So, you decide that you want to edit a throttling policy. In the Exchange Management Shell, you run Set-ThrottlingPolicy and set some odd parameter to a new value. Then you make your EWS/Outlook Web App/etc. call and notice that the results have not taken effect. Bummer!


Slightly miffed, you open up the Exchange Management Shell again and call Get-ThrottlingPolicy, and lo, the policy was indeed changed. Why didn't Exchange pick up the policy??


Welcome to the world of caching. The throttling policy framework that Exchange uses works off a "frequency of use" cache. By default, when a policy is first accessed, the process that is using that policy will load it from Active Directory and stick it in a process-wide cache for a *minimum* of 5 minutes. If no one else in that process accesses that policy from the cache, it will expire after 5 minutes so that any future calls will pick up the new data from Active Directory. However, if that policy *is* used over and over and over again, it will extend the life of that policy in the cache up to 15 minutes. After 15 minutes, the policy will expire and an up-to-date version will be loaded.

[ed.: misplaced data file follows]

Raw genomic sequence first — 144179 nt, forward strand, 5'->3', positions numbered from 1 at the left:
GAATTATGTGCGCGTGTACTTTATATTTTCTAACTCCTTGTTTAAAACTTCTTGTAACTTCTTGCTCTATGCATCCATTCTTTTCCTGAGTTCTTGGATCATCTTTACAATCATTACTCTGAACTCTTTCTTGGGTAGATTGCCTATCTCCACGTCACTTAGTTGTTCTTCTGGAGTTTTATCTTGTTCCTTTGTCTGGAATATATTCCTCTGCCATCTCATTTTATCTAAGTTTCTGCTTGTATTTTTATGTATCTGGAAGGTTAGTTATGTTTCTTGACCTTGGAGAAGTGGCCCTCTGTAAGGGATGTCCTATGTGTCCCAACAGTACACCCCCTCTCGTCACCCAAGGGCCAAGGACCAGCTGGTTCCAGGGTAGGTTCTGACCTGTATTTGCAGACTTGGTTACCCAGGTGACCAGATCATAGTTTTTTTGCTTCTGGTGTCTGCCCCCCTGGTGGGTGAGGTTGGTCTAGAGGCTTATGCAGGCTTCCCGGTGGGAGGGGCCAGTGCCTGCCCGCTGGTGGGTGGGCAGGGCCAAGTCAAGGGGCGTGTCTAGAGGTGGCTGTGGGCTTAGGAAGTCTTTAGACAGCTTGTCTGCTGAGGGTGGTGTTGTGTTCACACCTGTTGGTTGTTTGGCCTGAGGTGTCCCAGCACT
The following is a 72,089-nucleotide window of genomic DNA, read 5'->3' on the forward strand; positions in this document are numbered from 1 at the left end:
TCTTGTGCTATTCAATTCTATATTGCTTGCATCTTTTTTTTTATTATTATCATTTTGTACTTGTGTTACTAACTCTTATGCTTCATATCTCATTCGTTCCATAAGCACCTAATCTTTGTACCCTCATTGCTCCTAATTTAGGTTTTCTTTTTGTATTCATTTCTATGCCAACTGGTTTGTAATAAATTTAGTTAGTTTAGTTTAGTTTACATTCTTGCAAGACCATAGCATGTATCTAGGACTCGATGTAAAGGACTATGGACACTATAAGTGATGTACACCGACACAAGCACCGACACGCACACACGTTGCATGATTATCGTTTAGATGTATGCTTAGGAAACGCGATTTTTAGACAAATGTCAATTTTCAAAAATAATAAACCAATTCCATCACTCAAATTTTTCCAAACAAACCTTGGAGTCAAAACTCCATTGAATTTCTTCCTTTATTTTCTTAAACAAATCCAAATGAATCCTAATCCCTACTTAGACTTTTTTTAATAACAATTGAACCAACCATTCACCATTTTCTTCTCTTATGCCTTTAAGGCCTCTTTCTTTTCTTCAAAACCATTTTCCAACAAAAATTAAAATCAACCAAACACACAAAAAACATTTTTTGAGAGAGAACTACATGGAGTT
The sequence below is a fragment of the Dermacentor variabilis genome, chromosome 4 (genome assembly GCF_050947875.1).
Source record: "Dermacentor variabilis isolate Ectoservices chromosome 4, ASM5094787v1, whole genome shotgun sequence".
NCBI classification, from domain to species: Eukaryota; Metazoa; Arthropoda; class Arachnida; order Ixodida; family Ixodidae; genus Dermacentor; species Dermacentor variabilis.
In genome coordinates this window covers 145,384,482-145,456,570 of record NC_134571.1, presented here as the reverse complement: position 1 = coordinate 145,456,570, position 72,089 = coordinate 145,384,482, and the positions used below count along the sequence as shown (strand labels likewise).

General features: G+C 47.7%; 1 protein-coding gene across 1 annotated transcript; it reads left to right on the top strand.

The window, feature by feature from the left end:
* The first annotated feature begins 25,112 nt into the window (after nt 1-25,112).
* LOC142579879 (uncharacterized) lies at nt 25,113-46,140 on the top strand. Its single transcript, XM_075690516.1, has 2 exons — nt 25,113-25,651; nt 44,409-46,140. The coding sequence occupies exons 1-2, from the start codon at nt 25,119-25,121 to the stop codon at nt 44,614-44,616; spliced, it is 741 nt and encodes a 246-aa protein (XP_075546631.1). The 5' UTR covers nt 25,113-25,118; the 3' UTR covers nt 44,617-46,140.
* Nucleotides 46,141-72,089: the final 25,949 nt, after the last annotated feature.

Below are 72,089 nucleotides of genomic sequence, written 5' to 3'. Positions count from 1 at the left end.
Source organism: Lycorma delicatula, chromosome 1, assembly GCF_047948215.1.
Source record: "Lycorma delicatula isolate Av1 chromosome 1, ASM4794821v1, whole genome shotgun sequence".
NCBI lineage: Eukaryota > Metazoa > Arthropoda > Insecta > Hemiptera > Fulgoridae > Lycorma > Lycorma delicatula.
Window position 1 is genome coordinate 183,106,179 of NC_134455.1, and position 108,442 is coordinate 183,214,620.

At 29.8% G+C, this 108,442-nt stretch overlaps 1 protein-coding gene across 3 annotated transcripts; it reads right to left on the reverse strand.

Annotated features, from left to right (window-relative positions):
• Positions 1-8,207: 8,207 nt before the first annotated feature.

The results:

1. You cannot expect policy updates to immediately be picked up by an Exchange process. No special keys, flags, calls, or whining will help.
2. If you can wait, the policy will automatically be picked up after 15 minutes, and possibly sooner - no need to cycle the process.
3. If you cannot wait for the 15 minutes to pass, you will need to cycle the process.
4. I have found that 15 minutes is the perfect amount of time to obtain a cup of coffee from the kitchen and to begin enjoying said beverage.

David Sterling
Exchange Web Services
Inside Microsoft Exchange Server 2007 Web Services